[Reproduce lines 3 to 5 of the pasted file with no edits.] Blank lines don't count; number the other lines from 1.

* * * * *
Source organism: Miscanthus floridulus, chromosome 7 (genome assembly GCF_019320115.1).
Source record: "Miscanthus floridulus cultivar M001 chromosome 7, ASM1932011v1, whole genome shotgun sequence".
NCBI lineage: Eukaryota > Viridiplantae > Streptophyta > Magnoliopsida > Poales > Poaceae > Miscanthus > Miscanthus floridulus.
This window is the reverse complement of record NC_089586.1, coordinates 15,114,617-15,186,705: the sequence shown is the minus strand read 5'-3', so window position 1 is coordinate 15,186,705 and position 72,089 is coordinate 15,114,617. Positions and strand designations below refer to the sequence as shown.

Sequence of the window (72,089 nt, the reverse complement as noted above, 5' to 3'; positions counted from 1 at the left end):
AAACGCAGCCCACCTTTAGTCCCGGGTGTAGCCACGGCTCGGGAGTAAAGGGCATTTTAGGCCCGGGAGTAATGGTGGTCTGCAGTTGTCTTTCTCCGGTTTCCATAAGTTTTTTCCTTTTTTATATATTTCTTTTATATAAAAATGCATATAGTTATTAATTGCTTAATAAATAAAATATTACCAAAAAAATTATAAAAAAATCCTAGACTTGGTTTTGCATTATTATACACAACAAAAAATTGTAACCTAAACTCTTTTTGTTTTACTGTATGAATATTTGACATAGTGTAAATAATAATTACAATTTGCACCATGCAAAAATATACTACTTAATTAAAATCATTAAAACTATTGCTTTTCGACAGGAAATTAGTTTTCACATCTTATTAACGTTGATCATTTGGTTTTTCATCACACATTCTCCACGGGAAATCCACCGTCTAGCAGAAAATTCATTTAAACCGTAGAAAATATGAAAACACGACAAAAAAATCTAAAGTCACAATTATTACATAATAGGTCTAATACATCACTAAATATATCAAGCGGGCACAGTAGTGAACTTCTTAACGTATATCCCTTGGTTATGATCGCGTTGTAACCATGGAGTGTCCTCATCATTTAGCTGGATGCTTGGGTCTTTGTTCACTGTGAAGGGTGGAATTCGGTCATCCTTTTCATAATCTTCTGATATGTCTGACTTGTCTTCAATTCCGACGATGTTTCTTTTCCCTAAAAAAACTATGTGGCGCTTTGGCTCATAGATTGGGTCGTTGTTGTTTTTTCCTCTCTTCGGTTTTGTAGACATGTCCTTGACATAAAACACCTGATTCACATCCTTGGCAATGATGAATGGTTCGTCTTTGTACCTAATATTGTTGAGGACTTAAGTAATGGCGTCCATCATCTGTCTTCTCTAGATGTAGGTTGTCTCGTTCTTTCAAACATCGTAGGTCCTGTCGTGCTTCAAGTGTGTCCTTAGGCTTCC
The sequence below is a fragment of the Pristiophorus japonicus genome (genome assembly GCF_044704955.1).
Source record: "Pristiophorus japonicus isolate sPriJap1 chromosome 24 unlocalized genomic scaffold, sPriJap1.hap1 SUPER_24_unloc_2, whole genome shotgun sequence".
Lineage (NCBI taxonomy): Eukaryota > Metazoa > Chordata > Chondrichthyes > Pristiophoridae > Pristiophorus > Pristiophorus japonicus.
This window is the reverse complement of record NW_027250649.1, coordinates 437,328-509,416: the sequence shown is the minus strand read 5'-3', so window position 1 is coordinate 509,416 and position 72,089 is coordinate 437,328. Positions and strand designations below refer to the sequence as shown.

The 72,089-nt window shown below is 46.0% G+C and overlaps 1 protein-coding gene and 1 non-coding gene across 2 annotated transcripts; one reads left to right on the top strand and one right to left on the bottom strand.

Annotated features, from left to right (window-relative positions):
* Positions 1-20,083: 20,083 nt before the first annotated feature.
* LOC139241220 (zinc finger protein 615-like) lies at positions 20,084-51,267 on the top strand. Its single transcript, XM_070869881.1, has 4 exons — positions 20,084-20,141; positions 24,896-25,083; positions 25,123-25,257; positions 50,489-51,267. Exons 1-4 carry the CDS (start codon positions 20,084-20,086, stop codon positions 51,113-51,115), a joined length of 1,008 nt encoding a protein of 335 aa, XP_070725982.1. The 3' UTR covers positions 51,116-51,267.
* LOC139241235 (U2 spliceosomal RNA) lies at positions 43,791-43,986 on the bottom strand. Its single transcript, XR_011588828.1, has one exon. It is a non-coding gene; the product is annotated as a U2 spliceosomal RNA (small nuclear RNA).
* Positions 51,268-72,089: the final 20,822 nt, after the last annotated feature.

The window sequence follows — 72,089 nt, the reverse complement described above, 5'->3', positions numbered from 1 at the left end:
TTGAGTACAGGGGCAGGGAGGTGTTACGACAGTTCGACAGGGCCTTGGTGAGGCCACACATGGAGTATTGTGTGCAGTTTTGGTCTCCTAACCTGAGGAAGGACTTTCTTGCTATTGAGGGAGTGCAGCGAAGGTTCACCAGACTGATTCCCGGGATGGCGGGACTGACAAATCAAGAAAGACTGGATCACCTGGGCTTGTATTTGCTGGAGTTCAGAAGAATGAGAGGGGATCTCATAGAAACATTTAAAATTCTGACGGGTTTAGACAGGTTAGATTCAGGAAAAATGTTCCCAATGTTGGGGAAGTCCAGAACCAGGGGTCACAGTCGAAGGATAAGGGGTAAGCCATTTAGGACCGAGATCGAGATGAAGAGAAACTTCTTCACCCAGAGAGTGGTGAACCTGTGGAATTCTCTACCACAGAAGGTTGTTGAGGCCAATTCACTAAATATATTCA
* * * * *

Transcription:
NCBI lineage: Eukaryota > Viridiplantae > Streptophyta > Magnoliopsida > Poales > Poaceae > Miscanthus > Miscanthus floridulus.
This window is the reverse complement of record NC_089586.1, coordinates 15,114,617-15,186,705: the sequence shown is the minus strand read 5'-3', so window position 1 is coordinate 15,186,705 and position 72,089 is coordinate 15,114,617. Positions and strand designations below refer to the sequence as shown.

Sequence of the window (72,089 nt, the reverse complement as noted above, 5' to 3'; positions counted from 1 at the left end):